Video Briefing: Netflix doesn’t make all of its own ‘Originals’ — and that’s OK

Netflix did not invent the concept of the capital-O “Original,” but it has been the most aggressive company in terms of using the label to brand and market its exclusive programming — even if it didn’t commission or produce the show on its own. What that has created is an ecosystem where the definition of an “Original” is different based on the company and/or geographic market in question. It’s also an ecosystem that’s very advantageous to Netflix.

The key hits:

  • More people think of “You,” a drama series on Netflix, was made by Netflix; the show was originally made for Lifetime.
  • Netflix’s promotional and distribution power has made “You” more popular than it ever was on Lifetime.
  • This points to how Netflix takes an elastic approach to how it defines an “Original,” which can include both shows developed and owned by Netflix, and licensed programming that Netflix only has partial exclusivity to.
  • It’s marketing, but still very advantageous to Netflix: The company is focused on getting hundreds of millions of subscribers across the globe, which means it needs to be everything for everyone. By liberally applying the “Netflix Original” label, it’s training users to think of Netflix as all of TV, not just a single network.
  • Plus, with more than 700 “original” projects premiering every year, Netflix does not need as high of a batting average as networks that deliver less than a dozen original projects per year.

What’s an “Original” these days, anyway?

In its most recent earnings report, Netflix boasted that roughly 40 million “member households” will watch its drama series “You” over the first four weeks of the show’s availability on the platform. (Note: Netflix defined viewership here as member accounts that watched at least 70 percent of one episode of “You,” which has a 10-episode first season.) But while “You” is labeled a “Netflix Original,” the show did not originate on Netflix. Lifetime aired the first season of the hour-long drama. With low ratings — the show averaged roughly 650,000 viewers per episode, according to The New York Times — Lifetime canceled the series, which was later picked up by Netflix for a second season.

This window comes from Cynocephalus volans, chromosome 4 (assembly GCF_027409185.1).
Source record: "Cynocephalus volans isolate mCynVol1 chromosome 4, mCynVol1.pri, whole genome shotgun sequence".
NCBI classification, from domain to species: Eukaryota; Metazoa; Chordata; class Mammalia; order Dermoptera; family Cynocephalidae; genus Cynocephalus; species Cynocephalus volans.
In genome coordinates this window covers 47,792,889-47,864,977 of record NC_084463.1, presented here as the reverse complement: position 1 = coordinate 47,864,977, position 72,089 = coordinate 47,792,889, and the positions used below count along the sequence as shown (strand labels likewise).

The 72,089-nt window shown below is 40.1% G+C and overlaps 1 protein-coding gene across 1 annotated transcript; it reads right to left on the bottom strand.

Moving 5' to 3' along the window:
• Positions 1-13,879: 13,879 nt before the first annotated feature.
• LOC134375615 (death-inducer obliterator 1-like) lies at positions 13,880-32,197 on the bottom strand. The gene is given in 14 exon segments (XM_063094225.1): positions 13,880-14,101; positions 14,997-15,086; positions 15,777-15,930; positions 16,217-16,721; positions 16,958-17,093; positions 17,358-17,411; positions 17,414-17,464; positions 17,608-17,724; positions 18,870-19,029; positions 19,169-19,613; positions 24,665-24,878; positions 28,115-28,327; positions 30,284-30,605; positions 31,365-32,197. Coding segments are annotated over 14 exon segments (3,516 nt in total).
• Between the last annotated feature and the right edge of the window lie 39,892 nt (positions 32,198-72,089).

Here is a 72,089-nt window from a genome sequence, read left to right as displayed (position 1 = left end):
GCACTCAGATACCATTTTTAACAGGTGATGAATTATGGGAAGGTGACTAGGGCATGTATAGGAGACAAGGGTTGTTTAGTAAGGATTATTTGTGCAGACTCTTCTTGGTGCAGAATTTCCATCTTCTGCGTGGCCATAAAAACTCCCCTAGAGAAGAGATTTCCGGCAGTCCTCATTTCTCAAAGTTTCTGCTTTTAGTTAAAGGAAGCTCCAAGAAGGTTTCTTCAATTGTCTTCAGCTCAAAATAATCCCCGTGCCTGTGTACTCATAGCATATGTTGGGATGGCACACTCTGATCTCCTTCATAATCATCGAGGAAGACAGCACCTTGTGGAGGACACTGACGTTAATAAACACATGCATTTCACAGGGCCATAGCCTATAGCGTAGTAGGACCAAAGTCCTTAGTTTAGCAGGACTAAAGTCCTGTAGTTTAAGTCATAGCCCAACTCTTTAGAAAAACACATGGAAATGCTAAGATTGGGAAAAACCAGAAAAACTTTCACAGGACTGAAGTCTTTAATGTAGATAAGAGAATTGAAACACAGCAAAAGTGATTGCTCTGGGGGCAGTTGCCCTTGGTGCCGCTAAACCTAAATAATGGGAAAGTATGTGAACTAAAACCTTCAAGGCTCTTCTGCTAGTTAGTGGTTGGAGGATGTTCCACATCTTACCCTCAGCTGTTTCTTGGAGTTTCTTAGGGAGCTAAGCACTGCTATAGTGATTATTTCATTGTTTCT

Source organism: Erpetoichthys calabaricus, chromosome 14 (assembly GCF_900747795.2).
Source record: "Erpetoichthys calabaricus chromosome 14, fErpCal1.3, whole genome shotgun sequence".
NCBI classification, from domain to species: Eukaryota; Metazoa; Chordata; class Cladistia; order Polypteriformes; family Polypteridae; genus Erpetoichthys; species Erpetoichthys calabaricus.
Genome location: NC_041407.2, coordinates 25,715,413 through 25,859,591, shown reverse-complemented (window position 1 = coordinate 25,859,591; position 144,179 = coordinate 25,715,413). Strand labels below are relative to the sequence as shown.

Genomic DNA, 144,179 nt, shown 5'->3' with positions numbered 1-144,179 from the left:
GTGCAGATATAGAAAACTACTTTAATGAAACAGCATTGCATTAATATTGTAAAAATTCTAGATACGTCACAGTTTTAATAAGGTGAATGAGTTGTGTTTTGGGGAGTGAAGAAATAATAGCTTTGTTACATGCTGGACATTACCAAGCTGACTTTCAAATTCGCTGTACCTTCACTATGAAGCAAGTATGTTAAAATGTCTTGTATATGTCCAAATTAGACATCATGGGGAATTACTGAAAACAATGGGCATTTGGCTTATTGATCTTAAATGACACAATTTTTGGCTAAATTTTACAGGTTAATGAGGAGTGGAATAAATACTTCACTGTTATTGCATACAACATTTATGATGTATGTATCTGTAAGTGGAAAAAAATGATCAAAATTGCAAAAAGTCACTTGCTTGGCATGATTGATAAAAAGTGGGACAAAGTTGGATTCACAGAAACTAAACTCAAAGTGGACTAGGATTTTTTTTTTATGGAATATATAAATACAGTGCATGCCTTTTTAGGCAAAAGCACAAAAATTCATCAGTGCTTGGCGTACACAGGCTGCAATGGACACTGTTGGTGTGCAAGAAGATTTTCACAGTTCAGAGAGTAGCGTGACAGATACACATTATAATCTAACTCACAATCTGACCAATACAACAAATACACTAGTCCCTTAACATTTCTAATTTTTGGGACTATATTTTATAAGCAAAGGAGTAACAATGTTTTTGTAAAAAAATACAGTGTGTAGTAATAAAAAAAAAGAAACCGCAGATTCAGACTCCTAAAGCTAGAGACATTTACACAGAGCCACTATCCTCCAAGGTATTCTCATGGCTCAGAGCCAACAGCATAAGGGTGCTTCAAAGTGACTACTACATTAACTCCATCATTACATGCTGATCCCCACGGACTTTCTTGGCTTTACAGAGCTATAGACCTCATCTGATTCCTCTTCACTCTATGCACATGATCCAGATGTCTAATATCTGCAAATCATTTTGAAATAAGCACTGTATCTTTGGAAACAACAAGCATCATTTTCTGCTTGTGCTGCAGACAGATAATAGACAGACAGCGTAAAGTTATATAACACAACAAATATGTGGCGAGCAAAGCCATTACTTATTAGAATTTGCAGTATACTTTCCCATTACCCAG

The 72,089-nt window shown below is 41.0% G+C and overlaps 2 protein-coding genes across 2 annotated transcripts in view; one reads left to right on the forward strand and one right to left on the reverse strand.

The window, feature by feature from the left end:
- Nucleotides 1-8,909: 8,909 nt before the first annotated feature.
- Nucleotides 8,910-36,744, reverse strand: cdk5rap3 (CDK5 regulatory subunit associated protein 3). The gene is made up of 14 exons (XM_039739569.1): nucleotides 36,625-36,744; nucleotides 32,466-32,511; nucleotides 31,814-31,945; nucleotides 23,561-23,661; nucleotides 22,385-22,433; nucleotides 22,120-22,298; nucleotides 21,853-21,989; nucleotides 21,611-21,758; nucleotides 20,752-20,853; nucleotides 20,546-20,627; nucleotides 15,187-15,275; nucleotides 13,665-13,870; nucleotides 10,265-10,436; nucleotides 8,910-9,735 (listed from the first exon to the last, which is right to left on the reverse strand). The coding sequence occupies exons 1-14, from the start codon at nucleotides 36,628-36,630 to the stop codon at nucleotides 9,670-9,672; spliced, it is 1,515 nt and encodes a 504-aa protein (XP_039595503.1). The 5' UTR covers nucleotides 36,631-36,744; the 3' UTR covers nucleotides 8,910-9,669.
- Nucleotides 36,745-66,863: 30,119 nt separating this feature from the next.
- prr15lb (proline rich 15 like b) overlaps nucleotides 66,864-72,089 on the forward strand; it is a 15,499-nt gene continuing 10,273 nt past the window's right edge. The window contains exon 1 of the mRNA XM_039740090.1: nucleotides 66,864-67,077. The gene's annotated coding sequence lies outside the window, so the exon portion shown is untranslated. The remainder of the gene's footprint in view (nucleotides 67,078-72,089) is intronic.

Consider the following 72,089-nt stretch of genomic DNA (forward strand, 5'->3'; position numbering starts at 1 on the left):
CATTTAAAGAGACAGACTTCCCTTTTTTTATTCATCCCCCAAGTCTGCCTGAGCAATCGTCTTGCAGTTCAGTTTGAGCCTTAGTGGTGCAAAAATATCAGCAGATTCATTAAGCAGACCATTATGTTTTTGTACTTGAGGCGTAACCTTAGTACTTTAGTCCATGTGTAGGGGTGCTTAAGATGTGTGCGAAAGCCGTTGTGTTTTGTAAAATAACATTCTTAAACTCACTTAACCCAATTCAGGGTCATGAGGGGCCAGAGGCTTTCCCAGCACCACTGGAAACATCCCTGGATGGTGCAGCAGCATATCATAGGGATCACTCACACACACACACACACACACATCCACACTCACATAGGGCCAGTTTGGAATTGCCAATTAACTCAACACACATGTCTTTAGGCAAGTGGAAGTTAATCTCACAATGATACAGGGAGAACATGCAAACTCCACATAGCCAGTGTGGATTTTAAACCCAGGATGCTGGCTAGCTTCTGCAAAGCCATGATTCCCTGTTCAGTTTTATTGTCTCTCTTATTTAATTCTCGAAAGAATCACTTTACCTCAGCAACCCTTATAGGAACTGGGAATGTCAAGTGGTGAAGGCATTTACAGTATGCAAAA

“You” is the type of linear TV-to-Netflix success story that seems to be commonplace by now. And there’s no denying the promotional and distribution power of Netflix, which has close to 140 million subscribers across the globe that it can easily market to without needing to spend a dime. “You” became popular because it was on Netflix, billed as a Netflix original.

But it also shows up Netflix’s liberal and elastic use of the term “Original,” and how it helps Netflix grow and protect its brand and business.

Most TV networks and digital video programmers typically define an “original series” as a project that it has some type of creative influence over. Either the show was fully developed and produced internally or it was acquired through a partnership with a studio or a producer.

Netflix doesn’t follow those rules. Former Amazon and Otter Media executive Matthew Ball has a terrific breakdown of the different types of “Netflix Originals” — and how many of them are not actually developed by Netflix. Yes, the list includes those types of shows, but it also includes shows created by external producers or studios but fully acquired (at a premium) by Netflix (“The Crown”); shows that Netflix has some type of co-production and co-licensing deal for (“Black Mirror,” which airs on Channel 4 in the U.K.); and shows that were developed and produced by other studios/networks but for which Netflix has carved out exclusive distribution rights in certain territories (“Star Trek: Discovery,” which is produced and distributed by CBS in the U.S.).

As Ball explains, where HBO, Amazon and others typically only label shows that they produce in-house have some creative control over as original series, Netflix frequently slaps that label on anything that it has some form of exclusive distribution rights to. It does not matter to Netflix if “Better Call Saul” was produced by Sony Pictures Television and airs on AMC in the U.S.; it’s still a “Netflix Original” in the U.K. and other markets.

Those models are not new. Most people in the entertainment industry have accepted by now that “Originals” don’t always mean a show developed and funded exclusively by the network or platform it airs on. So why does it matter? To some extent, it’s just semantics. But it’s also good marketing, and key for Netflix’s growth strategy of having different types of content, suitable for everyone.